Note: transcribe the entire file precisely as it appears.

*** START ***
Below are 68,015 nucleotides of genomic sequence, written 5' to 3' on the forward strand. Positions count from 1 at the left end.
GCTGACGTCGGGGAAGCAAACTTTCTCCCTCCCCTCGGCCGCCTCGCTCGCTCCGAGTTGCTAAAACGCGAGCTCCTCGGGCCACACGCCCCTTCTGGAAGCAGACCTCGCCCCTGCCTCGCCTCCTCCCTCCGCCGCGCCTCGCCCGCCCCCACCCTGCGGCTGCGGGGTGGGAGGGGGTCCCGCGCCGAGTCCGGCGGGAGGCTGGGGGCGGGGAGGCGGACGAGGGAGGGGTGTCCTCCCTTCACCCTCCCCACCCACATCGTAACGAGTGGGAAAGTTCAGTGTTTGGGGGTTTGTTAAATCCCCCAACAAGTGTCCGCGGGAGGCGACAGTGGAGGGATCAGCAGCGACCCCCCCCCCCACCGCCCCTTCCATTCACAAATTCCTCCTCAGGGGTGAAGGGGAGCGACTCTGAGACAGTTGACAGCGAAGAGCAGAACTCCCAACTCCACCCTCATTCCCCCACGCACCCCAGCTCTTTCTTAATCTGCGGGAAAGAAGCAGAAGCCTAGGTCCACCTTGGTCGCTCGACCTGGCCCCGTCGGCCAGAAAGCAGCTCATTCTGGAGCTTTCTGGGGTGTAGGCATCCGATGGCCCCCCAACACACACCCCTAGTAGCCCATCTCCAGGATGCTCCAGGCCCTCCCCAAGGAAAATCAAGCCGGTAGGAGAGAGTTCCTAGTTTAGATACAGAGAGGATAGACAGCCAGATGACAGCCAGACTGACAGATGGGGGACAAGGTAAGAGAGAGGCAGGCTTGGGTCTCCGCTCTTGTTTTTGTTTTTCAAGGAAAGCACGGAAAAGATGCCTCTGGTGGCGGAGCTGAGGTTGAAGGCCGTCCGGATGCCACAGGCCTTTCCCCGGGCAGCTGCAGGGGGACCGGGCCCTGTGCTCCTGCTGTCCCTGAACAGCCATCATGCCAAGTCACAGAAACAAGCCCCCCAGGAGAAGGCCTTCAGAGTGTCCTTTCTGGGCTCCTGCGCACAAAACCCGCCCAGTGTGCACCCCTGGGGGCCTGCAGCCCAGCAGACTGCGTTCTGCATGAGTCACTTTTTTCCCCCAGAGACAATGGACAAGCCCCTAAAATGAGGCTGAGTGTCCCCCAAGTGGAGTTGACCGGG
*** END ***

Below are 68,015 nucleotides of genomic sequence, written 5' to 3' on the forward strand. Positions count from 1 at the left end.
GCTGACGTCGGGGAAGCAAACTTTCTCCCTCCCCTCGGCCGCCTCGCTCGCTCCGAGTTGCTAAAACGCGAGCTCCTCGGGCCACACGCCCCTTCTGGAAGCAGACCTCGCCCCTGCCTCGCCTCCTCCCTCCGCCGCGCCTCGCCCGCCCCCACCCTGCGGCTGCGGGGTGGGAGGGGGTCCCGCGCCGAGTCCGGCGGGAGGCTGGGGGCGGGGAGGCGGACGAGGGAGGGGTGTCCTCCCTTCACCCTCCCCACCCACATCGTAACGAGTGGGAAAGTTCAGTGTTTGGGGGTTTGTTAAATCCCCCAACAAGTGTCCGCGGGAGGCGACAGTGGAGGGATCAGCAGCGACCCCCCCCCCCACCGCCCCTTCCATTCACAAATTCCTCCTCAGGGGTGAAGGGGAGCGACTCTGAGACAGTTGACAGCGAAGAGCAGAACTCCCAACTCCACCCTCATTCCCCCACGCACCCCAGCTCTTTCTTAATCTGCGGGAAAGAAGCAGAAGCCTAGGTCCACCTTGGTCGCTCGACCTGGCCCCGTCGGCCAGAAAGCAGCTCATTCTGGAGCTTTCTGGGGTGTAGGCATCCGATGGCCCCCCAACACACACCCCTAGTAGCCCATCTCCAGGATGCTCCAGGCCCTCCCCAAGGAAAATCAAGCCGGTAGGAGAGAGTTCCTAGTTTAGATACAGAGAGGATAGACAGCCAGATGACAGCCAGACTGACAGATGGGGGACAAGGTAAGAGAGAGGCAGGCTTGGGTCTCCGCTCTTGTTTTTGTTTTTCAAGGAAAGCACGGAAAAGATGCCTCTGGTGGCGGAGCTGAGGTTGAAGGCCGTCCGGATGCCACAGGCCTTTCCCCGGGCAGCTGCAGGGGGACCGGGCCCTGTGCTCCTGCTGTCCCTGAACAGCCATCATGCCAAGTCACAGAAACAAGCCCCCCAGGAGAAGGCCTTCAGAGTGTCCTTTCTGGGCTCCTGCGCACAAAACCCGCCCAGTGTGCACCCCTGGGGGCCTGCAGCCCAGCAGACTGCGTTCTGCATGAGTCACTTTTTTCCCCCAGAGACAATGGACAAGCCCCTAAAATGAGGCTGAGTGTCCCCCAAGTGGAGTTGACCGGG